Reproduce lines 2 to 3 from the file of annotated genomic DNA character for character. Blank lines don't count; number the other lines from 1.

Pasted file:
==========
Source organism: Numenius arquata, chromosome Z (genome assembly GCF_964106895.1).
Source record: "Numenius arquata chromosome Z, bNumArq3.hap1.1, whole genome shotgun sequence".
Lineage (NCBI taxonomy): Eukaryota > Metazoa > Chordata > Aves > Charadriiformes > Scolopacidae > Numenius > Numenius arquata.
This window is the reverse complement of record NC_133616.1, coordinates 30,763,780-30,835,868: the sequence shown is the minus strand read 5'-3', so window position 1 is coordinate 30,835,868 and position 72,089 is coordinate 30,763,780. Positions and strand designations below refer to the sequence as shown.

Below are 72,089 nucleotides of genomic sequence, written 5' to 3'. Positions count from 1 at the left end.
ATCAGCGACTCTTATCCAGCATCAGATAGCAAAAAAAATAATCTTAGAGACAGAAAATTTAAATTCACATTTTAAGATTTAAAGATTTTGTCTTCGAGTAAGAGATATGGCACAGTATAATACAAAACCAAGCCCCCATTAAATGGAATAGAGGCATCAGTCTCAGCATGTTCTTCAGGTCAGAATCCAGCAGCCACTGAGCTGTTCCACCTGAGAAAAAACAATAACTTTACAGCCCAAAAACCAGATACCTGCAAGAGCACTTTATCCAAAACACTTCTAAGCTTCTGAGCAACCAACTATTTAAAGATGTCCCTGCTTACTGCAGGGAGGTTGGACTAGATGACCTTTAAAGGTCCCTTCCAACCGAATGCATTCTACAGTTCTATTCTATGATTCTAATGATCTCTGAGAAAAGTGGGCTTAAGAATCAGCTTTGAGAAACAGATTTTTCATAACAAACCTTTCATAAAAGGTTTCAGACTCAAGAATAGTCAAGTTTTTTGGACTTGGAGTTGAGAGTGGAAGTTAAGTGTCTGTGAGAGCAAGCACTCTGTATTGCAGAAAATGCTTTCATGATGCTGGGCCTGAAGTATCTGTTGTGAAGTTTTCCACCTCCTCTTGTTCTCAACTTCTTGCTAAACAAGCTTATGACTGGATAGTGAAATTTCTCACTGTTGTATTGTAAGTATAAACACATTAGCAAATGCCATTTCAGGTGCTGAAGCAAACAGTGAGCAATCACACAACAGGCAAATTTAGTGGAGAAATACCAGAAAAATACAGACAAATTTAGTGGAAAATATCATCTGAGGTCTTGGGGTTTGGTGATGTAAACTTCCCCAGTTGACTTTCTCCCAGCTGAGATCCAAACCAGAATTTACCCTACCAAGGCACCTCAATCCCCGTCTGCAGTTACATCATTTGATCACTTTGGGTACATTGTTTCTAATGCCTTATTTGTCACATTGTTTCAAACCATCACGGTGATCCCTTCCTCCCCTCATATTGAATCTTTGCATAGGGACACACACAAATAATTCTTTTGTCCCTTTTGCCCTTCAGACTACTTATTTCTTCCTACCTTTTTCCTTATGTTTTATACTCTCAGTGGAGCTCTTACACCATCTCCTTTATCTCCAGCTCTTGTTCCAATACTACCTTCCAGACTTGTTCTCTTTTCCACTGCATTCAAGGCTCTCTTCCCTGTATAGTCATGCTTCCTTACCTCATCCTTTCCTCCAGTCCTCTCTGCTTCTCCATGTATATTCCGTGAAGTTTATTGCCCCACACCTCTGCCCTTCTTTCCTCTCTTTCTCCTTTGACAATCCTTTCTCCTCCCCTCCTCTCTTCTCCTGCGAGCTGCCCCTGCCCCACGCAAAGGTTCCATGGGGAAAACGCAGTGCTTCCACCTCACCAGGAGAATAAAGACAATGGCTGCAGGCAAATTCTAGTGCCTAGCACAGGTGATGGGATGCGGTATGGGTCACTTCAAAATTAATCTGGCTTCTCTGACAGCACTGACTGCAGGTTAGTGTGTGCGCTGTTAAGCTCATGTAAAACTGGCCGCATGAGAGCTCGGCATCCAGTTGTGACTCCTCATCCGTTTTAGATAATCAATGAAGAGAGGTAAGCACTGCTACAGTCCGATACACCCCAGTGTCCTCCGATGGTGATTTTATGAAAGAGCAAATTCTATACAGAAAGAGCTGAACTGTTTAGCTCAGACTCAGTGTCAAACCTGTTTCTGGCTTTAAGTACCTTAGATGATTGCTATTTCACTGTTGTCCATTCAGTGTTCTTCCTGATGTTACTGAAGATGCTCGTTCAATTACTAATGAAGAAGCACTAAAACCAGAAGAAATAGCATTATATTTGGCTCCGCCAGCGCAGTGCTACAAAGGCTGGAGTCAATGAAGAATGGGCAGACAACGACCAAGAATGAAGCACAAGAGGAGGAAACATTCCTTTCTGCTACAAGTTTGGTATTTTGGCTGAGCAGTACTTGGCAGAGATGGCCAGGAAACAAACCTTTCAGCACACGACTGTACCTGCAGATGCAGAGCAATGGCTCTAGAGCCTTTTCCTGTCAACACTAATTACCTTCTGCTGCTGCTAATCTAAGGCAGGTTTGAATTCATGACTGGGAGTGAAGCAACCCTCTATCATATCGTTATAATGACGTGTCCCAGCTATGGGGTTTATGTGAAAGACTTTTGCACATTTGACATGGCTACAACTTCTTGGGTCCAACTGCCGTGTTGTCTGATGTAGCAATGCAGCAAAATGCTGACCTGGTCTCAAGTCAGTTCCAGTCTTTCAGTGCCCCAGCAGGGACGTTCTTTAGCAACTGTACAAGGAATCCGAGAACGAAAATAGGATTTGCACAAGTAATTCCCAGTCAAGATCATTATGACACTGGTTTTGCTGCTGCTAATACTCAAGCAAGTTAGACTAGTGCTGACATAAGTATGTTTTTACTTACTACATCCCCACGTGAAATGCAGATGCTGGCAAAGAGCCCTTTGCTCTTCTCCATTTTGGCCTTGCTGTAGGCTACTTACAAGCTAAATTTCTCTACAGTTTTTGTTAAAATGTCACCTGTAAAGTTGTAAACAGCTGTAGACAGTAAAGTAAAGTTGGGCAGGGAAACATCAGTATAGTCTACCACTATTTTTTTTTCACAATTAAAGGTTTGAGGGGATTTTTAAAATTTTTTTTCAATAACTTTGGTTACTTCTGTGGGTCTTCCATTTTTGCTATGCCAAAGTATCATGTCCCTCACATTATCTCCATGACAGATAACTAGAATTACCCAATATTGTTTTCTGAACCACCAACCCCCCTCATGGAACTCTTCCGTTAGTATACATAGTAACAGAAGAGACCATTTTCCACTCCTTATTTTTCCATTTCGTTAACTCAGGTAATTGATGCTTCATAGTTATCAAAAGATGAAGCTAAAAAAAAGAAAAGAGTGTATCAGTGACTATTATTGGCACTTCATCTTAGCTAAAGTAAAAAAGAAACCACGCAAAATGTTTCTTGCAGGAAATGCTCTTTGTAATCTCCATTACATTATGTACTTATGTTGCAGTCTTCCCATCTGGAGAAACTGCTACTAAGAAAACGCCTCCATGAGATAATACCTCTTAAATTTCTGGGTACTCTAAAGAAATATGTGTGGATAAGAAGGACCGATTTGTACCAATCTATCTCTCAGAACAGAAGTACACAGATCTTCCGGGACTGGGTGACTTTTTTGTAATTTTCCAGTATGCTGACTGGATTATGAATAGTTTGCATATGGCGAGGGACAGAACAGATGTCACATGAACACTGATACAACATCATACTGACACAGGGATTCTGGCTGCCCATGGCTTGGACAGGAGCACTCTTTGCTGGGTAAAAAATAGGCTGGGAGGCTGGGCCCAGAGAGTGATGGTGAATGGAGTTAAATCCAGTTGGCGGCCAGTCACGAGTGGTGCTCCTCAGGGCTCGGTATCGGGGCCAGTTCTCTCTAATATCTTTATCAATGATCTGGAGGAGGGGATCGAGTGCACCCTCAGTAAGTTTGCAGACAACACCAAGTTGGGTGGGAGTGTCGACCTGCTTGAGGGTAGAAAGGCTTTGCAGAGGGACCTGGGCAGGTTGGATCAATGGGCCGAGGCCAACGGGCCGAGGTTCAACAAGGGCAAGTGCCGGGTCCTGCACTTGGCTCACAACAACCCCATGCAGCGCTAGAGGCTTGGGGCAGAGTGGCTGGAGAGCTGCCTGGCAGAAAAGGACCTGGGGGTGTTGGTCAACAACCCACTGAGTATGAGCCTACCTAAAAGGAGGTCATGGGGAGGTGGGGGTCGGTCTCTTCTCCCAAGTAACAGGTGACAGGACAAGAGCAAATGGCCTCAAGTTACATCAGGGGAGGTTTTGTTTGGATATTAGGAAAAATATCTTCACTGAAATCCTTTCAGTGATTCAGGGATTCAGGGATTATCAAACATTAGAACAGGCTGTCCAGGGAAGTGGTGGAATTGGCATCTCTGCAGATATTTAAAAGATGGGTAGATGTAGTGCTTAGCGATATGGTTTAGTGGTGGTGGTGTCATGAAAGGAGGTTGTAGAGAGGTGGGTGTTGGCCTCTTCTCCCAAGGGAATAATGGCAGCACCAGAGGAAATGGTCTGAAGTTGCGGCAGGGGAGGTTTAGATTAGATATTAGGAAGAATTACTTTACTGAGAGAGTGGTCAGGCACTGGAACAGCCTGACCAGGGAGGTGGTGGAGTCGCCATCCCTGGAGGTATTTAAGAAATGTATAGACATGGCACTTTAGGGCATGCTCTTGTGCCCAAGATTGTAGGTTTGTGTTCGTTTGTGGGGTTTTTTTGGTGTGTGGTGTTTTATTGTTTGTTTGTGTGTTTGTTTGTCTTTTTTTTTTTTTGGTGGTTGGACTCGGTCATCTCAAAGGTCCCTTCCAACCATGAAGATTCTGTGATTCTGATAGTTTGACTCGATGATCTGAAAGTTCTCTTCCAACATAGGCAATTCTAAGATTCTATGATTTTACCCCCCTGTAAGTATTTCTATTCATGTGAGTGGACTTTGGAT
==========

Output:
Source record: "Numenius arquata chromosome Z, bNumArq3.hap1.1, whole genome shotgun sequence".
Lineage (NCBI taxonomy): Eukaryota > Metazoa > Chordata > Aves > Charadriiformes > Scolopacidae > Numenius > Numenius arquata.